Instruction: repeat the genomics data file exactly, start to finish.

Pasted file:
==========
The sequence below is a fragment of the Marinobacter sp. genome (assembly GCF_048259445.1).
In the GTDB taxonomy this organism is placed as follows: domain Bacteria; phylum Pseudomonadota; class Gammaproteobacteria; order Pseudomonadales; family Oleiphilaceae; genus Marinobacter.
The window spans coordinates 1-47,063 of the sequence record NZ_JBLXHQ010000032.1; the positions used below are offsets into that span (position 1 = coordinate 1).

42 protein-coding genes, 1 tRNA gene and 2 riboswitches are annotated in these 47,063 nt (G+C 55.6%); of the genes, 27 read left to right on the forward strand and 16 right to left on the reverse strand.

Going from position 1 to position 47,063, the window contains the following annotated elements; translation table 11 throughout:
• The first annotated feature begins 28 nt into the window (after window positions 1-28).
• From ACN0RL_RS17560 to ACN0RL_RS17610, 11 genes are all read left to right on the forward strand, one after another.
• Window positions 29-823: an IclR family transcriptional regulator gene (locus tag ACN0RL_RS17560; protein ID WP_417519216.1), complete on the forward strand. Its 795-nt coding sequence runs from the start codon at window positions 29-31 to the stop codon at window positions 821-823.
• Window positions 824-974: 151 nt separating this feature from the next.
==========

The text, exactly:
The sequence below is a fragment of the Marinobacter sp. genome (assembly GCF_048259445.1).
In the GTDB taxonomy this organism is placed as follows: domain Bacteria; phylum Pseudomonadota; class Gammaproteobacteria; order Pseudomonadales; family Oleiphilaceae; genus Marinobacter.
The window spans coordinates 1-47,063 of the sequence record NZ_JBLXHQ010000032.1; the positions used below are offsets into that span (position 1 = coordinate 1).

42 protein-coding genes, 1 tRNA gene and 2 riboswitches are annotated in these 47,063 nt (G+C 55.6%); of the genes, 27 read left to right on the forward strand and 16 right to left on the reverse strand.

Going from position 1 to position 47,063, the window contains the following annotated elements; translation table 11 throughout:
• The first annotated feature begins 28 nt into the window (after window positions 1-28).
• From ACN0RL_RS17560 to ACN0RL_RS17610, 11 genes are all read left to right on the forward strand, one after another.
• Window positions 29-823: an IclR family transcriptional regulator gene (locus tag ACN0RL_RS17560; protein ID WP_417519216.1), complete on the forward strand. Its 795-nt coding sequence runs from the start codon at window positions 29-31 to the stop codon at window positions 821-823.
• Window positions 824-974: 151 nt separating this feature from the next.